The earlier you get involved in research, the earlier you can judge for yourself whether you want a job in the industry or a graduate/master’s degree.

Apply for internships in the same semester you take 223. If anything, the interviews will be good practice for the following semester, when some of you will most definitely be applying for (and qualifying for) good internships in the industry.

You don’t have to follow a particular sequence when choosing CS courses. For example, you can take many 400-level CS courses without having taken 323 or 365. If you enjoy programming, try to take 223 as early as possible.

Try to finish the core CS courses and start taking electives as soon as possible. If you’re not sure what part of CS you enjoy, take a variety of electives and find out!

Balance theory courses (read: hard problem sets) with systems courses (read: time-consuming programming assignments). You will burn out if you take too much of either.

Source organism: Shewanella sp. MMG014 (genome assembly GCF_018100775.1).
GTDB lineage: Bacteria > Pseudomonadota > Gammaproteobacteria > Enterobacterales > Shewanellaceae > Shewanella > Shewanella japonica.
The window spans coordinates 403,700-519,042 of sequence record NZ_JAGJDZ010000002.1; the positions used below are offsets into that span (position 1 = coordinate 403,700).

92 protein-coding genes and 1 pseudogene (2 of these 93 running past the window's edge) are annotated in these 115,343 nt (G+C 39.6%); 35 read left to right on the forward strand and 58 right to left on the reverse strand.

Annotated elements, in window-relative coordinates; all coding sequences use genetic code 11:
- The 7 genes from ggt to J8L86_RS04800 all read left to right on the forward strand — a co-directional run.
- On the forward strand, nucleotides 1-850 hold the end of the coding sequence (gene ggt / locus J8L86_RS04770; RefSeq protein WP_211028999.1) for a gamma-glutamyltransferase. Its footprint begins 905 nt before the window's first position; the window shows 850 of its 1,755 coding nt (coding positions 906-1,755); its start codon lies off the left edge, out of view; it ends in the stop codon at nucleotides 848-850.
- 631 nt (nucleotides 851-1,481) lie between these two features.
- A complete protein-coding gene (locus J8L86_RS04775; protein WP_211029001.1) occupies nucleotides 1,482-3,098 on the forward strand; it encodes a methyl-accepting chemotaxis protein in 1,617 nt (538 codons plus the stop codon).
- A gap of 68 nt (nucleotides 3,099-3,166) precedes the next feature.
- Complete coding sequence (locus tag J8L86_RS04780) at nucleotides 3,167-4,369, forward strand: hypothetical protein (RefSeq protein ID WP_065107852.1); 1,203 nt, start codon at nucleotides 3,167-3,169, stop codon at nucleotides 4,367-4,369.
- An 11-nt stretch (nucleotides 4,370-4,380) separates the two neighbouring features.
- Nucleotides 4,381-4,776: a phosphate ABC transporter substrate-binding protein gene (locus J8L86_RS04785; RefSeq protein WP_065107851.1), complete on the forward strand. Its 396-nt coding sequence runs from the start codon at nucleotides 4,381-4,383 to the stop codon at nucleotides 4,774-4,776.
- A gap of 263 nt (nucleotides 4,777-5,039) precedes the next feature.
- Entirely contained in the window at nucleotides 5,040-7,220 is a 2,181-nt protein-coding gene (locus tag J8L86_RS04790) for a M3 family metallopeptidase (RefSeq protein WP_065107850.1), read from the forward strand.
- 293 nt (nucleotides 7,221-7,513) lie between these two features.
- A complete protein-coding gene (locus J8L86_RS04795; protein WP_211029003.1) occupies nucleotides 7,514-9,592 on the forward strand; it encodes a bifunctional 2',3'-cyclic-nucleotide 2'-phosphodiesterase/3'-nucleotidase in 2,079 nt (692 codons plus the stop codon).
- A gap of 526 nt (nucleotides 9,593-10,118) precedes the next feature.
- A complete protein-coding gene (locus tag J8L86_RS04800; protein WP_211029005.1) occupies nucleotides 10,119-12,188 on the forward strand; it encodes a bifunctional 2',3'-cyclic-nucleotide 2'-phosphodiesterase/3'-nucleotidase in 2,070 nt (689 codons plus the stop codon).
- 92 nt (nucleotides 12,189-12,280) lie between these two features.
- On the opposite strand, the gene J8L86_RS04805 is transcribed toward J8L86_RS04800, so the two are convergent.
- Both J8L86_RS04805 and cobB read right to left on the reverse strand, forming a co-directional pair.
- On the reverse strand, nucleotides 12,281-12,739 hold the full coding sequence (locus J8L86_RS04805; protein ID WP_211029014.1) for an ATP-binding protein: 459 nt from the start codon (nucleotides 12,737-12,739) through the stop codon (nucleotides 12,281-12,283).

Manage your semesters well. Do not try to take more than three CS courses per semester if you can help it. Refer to the following table for a general guideline for how you will feel given the number of CS courses you’re taking in a semester (inspired by Stanford’s CS Advisor, Load Balancing page:

If you’re taking a difficult course load, try to minimize “context-switching” between vastly different subject materials. For example, try to group lighter quantitative reasoning or science courses with difficult CS courses. Try not to mix and match heavy humanities and science courses in the same semester. The transactional cost of having to readjust your thought process can negatively impact your productivity (disclaimer: all evidence anecdotal).